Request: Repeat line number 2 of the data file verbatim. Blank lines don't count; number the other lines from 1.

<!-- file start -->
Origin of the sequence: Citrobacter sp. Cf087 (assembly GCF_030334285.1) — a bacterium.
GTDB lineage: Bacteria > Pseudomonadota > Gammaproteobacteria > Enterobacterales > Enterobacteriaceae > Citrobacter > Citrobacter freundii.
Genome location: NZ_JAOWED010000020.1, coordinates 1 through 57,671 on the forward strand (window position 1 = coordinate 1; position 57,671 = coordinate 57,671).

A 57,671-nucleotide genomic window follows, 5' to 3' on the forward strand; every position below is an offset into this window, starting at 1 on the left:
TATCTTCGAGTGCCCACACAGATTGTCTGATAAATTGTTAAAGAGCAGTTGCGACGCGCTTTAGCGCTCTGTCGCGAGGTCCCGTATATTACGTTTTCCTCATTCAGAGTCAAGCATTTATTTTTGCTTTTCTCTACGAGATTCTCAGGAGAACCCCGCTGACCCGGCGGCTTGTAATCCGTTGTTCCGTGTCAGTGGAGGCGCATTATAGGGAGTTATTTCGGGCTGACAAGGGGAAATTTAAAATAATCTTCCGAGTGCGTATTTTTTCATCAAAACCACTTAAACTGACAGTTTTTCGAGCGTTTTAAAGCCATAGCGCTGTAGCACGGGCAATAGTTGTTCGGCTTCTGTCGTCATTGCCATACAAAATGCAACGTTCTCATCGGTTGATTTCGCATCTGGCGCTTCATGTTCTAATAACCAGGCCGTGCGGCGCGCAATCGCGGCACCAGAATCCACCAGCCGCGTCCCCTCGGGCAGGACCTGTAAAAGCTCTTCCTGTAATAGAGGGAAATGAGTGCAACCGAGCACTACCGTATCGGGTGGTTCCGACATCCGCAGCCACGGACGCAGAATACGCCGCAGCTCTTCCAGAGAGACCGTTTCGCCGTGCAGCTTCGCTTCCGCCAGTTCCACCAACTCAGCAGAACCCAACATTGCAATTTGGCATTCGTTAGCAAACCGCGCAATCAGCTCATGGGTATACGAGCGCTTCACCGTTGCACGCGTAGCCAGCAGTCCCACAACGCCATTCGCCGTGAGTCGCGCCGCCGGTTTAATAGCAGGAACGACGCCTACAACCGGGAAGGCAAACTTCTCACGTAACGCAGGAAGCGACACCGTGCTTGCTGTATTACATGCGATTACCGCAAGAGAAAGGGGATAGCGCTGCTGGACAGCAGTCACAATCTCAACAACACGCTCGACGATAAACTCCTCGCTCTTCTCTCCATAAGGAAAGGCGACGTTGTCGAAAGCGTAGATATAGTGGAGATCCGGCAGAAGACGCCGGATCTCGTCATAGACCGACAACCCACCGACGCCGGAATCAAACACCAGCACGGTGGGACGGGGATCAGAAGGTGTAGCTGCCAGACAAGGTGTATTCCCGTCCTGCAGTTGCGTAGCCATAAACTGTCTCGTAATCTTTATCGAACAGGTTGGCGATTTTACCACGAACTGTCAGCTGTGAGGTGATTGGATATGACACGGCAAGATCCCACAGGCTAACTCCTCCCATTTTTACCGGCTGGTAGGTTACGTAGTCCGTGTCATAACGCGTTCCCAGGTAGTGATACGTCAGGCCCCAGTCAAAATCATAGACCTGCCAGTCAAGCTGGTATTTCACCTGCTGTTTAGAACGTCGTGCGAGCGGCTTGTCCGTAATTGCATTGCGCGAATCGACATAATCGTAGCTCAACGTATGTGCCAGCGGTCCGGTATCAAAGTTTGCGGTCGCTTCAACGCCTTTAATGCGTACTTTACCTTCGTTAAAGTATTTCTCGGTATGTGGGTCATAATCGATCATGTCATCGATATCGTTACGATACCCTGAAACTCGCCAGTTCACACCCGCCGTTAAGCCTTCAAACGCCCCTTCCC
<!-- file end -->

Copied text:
GTDB lineage: Bacteria > Pseudomonadota > Gammaproteobacteria > Enterobacterales > Enterobacteriaceae > Citrobacter > Citrobacter freundii.